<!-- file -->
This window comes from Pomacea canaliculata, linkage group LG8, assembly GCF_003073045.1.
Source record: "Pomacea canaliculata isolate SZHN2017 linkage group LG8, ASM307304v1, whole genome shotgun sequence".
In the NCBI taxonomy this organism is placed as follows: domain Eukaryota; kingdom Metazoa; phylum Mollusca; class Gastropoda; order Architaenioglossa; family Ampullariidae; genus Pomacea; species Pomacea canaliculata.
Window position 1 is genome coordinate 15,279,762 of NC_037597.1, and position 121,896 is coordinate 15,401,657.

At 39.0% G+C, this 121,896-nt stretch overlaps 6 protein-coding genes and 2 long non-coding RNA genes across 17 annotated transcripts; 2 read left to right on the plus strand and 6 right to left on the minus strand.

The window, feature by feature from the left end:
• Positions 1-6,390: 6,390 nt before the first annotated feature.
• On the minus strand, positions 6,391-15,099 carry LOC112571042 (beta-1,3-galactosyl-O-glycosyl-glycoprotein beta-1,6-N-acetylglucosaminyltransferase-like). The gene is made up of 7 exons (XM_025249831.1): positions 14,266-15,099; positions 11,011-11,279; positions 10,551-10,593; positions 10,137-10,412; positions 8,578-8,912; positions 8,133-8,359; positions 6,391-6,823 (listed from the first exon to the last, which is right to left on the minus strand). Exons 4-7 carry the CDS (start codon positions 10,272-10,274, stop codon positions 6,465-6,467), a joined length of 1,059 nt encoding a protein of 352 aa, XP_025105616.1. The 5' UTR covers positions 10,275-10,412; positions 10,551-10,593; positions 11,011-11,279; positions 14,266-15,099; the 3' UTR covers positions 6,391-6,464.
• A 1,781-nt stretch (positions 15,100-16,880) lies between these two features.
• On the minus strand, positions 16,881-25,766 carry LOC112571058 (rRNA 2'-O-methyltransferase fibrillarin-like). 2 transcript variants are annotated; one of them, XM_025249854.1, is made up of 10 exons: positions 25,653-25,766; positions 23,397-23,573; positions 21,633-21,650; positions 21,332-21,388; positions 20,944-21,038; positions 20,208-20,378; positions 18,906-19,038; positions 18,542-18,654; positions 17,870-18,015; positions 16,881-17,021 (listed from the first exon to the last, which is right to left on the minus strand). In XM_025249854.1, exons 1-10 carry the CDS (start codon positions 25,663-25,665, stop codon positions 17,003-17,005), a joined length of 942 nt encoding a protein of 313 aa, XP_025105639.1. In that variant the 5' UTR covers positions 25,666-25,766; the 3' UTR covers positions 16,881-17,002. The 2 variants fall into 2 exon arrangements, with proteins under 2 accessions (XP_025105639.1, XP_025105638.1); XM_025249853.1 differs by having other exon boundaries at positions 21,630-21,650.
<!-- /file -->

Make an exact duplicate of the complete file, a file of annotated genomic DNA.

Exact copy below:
This window comes from Pomacea canaliculata, linkage group LG8, assembly GCF_003073045.1.
Source record: "Pomacea canaliculata isolate SZHN2017 linkage group LG8, ASM307304v1, whole genome shotgun sequence".
In the NCBI taxonomy this organism is placed as follows: domain Eukaryota; kingdom Metazoa; phylum Mollusca; class Gastropoda; order Architaenioglossa; family Ampullariidae; genus Pomacea; species Pomacea canaliculata.
Window position 1 is genome coordinate 15,279,762 of NC_037597.1, and position 121,896 is coordinate 15,401,657.

At 39.0% G+C, this 121,896-nt stretch overlaps 6 protein-coding genes and 2 long non-coding RNA genes across 17 annotated transcripts; 2 read left to right on the plus strand and 6 right to left on the minus strand.

The window, feature by feature from the left end:
• Positions 1-6,390: 6,390 nt before the first annotated feature.
• On the minus strand, positions 6,391-15,099 carry LOC112571042 (beta-1,3-galactosyl-O-glycosyl-glycoprotein beta-1,6-N-acetylglucosaminyltransferase-like). The gene is made up of 7 exons (XM_025249831.1): positions 14,266-15,099; positions 11,011-11,279; positions 10,551-10,593; positions 10,137-10,412; positions 8,578-8,912; positions 8,133-8,359; positions 6,391-6,823 (listed from the first exon to the last, which is right to left on the minus strand). Exons 4-7 carry the CDS (start codon positions 10,272-10,274, stop codon positions 6,465-6,467), a joined length of 1,059 nt encoding a protein of 352 aa, XP_025105616.1. The 5' UTR covers positions 10,275-10,412; positions 10,551-10,593; positions 11,011-11,279; positions 14,266-15,099; the 3' UTR covers positions 6,391-6,464.
• A 1,781-nt stretch (positions 15,100-16,880) lies between these two features.
• On the minus strand, positions 16,881-25,766 carry LOC112571058 (rRNA 2'-O-methyltransferase fibrillarin-like). 2 transcript variants are annotated; one of them, XM_025249854.1, is made up of 10 exons: positions 25,653-25,766; positions 23,397-23,573; positions 21,633-21,650; positions 21,332-21,388; positions 20,944-21,038; positions 20,208-20,378; positions 18,906-19,038; positions 18,542-18,654; positions 17,870-18,015; positions 16,881-17,021 (listed from the first exon to the last, which is right to left on the minus strand). In XM_025249854.1, exons 1-10 carry the CDS (start codon positions 25,663-25,665, stop codon positions 17,003-17,005), a joined length of 942 nt encoding a protein of 313 aa, XP_025105639.1. In that variant the 5' UTR covers positions 25,666-25,766; the 3' UTR covers positions 16,881-17,002. The 2 variants fall into 2 exon arrangements, with proteins under 2 accessions (XP_025105639.1, XP_025105638.1); XM_025249853.1 differs by having other exon boundaries at positions 21,630-21,650.